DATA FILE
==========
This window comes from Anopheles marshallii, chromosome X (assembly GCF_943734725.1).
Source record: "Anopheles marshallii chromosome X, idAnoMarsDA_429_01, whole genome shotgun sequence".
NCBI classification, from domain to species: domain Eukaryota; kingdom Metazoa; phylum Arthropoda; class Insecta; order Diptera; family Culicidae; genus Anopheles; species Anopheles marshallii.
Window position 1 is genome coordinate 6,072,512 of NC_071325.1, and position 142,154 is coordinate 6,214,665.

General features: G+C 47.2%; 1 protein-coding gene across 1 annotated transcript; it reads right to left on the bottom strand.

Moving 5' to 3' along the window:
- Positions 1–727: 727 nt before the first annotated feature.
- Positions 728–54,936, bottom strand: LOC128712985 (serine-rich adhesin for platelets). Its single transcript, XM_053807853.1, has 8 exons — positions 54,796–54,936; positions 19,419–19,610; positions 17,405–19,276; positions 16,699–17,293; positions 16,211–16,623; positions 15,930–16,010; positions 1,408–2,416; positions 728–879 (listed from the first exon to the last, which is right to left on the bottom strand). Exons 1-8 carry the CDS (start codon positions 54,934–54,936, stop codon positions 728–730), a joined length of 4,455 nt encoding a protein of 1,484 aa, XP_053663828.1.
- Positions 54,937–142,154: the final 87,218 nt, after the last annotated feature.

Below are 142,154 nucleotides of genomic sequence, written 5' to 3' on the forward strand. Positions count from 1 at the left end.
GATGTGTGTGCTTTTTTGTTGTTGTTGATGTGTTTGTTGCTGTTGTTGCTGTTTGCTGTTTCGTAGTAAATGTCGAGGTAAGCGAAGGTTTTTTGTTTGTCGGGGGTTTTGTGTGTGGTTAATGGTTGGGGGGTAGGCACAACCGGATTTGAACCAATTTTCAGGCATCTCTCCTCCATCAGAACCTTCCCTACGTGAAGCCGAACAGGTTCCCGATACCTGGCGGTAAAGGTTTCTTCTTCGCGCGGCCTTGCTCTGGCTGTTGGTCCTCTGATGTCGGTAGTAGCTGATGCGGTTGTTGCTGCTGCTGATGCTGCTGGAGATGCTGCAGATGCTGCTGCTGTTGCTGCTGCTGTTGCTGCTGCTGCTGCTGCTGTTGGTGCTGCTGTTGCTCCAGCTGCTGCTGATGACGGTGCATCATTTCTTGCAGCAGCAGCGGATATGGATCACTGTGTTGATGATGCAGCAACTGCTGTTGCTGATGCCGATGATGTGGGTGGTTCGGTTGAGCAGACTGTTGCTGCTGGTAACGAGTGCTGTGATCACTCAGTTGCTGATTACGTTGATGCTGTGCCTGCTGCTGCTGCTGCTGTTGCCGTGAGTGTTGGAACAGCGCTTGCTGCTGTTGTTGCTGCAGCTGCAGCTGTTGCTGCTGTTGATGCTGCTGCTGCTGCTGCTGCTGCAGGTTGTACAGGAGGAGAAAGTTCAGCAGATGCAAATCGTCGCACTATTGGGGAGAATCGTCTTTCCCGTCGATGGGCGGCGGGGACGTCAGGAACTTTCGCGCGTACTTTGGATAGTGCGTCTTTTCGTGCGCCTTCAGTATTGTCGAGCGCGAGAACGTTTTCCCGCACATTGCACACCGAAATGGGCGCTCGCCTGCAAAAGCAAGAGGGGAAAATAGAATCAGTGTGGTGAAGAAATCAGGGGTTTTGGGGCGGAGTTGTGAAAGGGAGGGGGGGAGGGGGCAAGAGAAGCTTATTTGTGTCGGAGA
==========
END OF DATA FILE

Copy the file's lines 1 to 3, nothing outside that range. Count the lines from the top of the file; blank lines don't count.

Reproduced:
This window comes from Anopheles marshallii, chromosome X (assembly GCF_943734725.1).
Source record: "Anopheles marshallii chromosome X, idAnoMarsDA_429_01, whole genome shotgun sequence".
NCBI classification, from domain to species: domain Eukaryota; kingdom Metazoa; phylum Arthropoda; class Insecta; order Diptera; family Culicidae; genus Anopheles; species Anopheles marshallii.